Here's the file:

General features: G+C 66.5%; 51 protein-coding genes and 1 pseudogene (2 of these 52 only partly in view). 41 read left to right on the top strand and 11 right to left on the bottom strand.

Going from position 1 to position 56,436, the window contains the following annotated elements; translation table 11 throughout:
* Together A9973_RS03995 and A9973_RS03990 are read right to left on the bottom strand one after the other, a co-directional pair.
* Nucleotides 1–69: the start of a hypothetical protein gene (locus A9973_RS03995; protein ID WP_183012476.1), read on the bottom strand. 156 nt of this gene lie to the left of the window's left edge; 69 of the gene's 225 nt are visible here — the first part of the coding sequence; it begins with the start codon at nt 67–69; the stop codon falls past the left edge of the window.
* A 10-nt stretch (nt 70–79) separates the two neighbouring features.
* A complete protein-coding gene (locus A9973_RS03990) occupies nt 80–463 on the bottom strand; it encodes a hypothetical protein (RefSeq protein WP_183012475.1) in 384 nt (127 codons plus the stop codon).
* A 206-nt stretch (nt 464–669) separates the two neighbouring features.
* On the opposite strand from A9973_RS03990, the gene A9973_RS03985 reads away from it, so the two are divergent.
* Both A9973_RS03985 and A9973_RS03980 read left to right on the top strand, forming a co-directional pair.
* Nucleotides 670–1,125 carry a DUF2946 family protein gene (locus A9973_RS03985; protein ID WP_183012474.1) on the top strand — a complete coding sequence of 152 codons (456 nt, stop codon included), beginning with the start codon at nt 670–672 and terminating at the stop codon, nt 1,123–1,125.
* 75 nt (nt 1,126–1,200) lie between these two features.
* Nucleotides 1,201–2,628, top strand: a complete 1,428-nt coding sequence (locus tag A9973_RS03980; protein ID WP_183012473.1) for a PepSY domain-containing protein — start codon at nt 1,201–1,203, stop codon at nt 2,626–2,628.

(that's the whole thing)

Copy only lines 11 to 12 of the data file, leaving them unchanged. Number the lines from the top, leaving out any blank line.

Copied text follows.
* 75 nt (nt 1,126–1,200) lie between these two features.
* Nucleotides 1,201–2,628, top strand: a complete 1,428-nt coding sequence (locus tag A9973_RS03980; protein ID WP_183012473.1) for a PepSY domain-containing protein — start codon at nt 1,201–1,203, stop codon at nt 2,626–2,628.